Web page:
Pig in the City


When we arrived at seven and change on a warm summer morning for this edition of the field trip, I didn’t know it would forever change the way I look at food.
Chef Tim’s spread of breakfast Sammies helped kickoff the morning, then off to Stratford and Montforte Dairy, what a place of smells!
When we arrived the scent of warm whey was everywhere. Talking to the cheese maker was awesome.  I have seen him many times at the St. Lawrence market and I felt I knew the skinny on some of his cheeses, until I walk into the “Wild Room”. The amount of ammonia in the air grabs your nose like a smack to the face.  Very special things happen in that room.
It was the first time I had seen cheese mites.  We get Mimolette at Cluny Bistro and they are waxed for shipping, however the cheese mite is celebrated in that cheese.IMG_7610
Then to lunch and what a lunch!  The people in that town get the best from every farmer, all things we ate you would see on a high end chalk board in the west end of Toronto, or on a high end tapas menu. The roma tomatoes were so perfect as if they were grown just to be paired with the fresh Monforte Toscano.

Now when it all changed we rolled up to a log drive way and pulled in. We were greeted by the dogs first then the owners of Perth pork .
I got to talking with Fred about the pigs and he’s showed me the boars I got to butcher with Chef O and Chef Reid a long time ago when I was a cook at The DRC, but I sure didn’t look at it in the same light back then.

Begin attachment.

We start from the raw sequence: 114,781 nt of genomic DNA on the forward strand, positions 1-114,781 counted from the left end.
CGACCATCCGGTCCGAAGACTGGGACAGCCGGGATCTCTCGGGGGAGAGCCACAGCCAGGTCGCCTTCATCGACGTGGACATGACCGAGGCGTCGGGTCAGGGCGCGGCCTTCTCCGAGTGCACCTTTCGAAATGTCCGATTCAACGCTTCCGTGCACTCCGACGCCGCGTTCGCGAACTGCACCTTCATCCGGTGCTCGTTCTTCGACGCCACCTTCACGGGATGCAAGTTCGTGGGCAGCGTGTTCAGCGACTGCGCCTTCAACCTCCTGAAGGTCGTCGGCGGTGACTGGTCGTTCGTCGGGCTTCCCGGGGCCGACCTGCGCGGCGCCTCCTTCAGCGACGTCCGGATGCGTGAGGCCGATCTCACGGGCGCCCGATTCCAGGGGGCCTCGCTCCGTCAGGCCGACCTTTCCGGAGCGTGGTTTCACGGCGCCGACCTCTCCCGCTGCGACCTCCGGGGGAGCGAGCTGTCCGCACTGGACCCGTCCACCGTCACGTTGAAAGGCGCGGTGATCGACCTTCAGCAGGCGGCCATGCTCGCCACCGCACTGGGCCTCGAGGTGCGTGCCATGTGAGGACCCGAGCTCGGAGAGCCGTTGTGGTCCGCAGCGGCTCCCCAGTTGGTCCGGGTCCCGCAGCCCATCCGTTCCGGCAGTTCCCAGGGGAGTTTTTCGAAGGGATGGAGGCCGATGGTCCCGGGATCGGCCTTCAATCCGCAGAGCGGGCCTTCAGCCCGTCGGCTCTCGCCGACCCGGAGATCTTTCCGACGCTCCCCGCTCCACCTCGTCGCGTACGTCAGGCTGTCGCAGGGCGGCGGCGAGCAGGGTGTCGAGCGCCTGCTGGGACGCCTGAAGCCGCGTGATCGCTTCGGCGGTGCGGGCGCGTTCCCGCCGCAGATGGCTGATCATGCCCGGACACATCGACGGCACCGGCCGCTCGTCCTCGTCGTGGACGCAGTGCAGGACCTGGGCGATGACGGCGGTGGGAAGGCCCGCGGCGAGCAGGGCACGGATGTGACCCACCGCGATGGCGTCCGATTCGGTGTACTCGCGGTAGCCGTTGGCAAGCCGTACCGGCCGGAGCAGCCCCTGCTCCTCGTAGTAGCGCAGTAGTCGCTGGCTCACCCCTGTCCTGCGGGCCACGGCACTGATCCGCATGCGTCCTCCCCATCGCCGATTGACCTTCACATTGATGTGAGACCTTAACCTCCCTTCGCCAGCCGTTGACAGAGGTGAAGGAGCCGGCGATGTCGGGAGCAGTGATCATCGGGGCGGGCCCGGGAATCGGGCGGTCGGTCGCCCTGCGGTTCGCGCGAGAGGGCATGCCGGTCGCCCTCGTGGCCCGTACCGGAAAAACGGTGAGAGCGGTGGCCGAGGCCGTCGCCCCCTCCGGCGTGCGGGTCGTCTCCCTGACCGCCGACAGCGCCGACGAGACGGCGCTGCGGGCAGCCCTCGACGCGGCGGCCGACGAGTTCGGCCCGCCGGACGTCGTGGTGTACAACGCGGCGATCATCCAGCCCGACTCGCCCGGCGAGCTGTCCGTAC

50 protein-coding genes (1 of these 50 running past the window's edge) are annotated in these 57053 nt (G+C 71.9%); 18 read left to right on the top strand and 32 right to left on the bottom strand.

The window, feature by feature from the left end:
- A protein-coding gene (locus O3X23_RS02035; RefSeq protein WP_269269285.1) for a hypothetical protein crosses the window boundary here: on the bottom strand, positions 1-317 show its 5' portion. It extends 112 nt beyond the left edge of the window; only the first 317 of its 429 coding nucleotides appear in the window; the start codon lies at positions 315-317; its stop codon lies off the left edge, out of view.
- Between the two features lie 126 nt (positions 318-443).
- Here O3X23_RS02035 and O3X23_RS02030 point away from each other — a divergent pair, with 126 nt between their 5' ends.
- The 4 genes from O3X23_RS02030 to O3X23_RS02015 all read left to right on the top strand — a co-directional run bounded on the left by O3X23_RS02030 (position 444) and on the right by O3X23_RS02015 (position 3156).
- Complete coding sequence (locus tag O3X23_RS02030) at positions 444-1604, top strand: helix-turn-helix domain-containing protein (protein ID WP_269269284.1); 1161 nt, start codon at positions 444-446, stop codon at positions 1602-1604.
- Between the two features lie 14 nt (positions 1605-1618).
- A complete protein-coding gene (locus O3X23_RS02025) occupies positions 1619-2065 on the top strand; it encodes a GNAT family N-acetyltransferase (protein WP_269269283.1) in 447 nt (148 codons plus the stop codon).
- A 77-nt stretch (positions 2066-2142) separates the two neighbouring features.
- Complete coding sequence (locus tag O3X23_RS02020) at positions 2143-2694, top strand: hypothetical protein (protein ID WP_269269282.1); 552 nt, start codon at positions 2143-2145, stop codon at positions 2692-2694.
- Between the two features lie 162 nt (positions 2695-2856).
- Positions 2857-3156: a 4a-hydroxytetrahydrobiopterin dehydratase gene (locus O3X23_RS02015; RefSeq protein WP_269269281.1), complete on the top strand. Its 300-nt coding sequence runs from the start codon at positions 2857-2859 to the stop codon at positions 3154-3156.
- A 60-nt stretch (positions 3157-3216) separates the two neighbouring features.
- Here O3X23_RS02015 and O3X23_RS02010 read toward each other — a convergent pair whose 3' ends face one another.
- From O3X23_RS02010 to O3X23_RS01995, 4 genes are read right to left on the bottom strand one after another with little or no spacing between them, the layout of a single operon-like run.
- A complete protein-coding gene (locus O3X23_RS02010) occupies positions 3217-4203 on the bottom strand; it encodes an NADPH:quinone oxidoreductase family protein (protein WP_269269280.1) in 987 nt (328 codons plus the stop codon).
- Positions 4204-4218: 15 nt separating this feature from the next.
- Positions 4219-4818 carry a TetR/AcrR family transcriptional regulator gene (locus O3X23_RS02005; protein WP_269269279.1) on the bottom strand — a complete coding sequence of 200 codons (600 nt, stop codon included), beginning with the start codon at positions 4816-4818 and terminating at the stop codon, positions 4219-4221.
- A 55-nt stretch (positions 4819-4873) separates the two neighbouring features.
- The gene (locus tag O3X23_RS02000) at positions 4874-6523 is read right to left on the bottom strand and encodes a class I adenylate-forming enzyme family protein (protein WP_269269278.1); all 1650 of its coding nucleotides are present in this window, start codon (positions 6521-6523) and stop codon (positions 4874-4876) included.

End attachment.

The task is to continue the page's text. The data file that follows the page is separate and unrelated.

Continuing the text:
Fred told us about how he got the Tamworth breed and how they thrive in that Ontario air.

After meeting the people that produce this pork I realized I had to do everything I could to make this man’s life work into very tasty products, trying not to waste a thing.

His method of letting the pigs rest before slaughter reminded me of the Japanese way for dispatching fish called “ikejime”, all of the care is in making the sure the latic acid is as minimal as possible.
As was the same with Fred’s Perth county pork. So before I arrived I already had a plan how I was going to butcher it.  I would try to get the most market cuts out of the hog and sell them on feature at Cluny, making back the investment on the pig before turning a bit into some tasty charcuterie.IMG_0010

The leg.
Cured in salt for one month at 4% by weight then hung for 1 year.
For the shoulder.
Mortadella IMG_0116
The front belly.
Air drying with salt & then double smoked when we get some wood for the smoker.IMG_0085
For the neck.
Spicy copa to be hung 6 months.IMG_0086
The rear belly.
I cold smoked it and served in surf and turf style with line caught big eye tuna.IMG_0007
The bone in chops.
I featured the seven bone in chops with roasted baby spuds, garlic scapes and fresh peas with a sherry jus.IMG_0053
The T bone chops.
TBD – after we get through Summerlicous!IMG_0002
The front foot/hock.
Staff meal – braised and fried by Sammy and  served with a spiced vinegar dip.  It was awesome.
For the cheek.
Guanciale in green salt mixture.  
As well, all the bones were turned into en croute aspic and the large amount of fat is being used up in en croute as well. There were two small handfuls of blood stained meat I could not use everything else has been used from the entire hog.IMG_0009
I sold the tuna dish at $35 and sold 30 of them allowing for $5 of that to cover the pork belly and sold 30 so = $150
Also sold the 7 bone loin chops at $25 (one went to Sarah for her ’employee of the month’ meal) = $175

So the the pig’s cost is covered with more than 50+ pounds of it still to be sold off.

I feel very proud of what I have done with a mans life work and I will never look at food the same again.

Always cook happy!
Chef Jeff Glowacki
Cluny Bistro & Boulangerie
35 Tank House Lane
Toronto, ON
M5A 3C4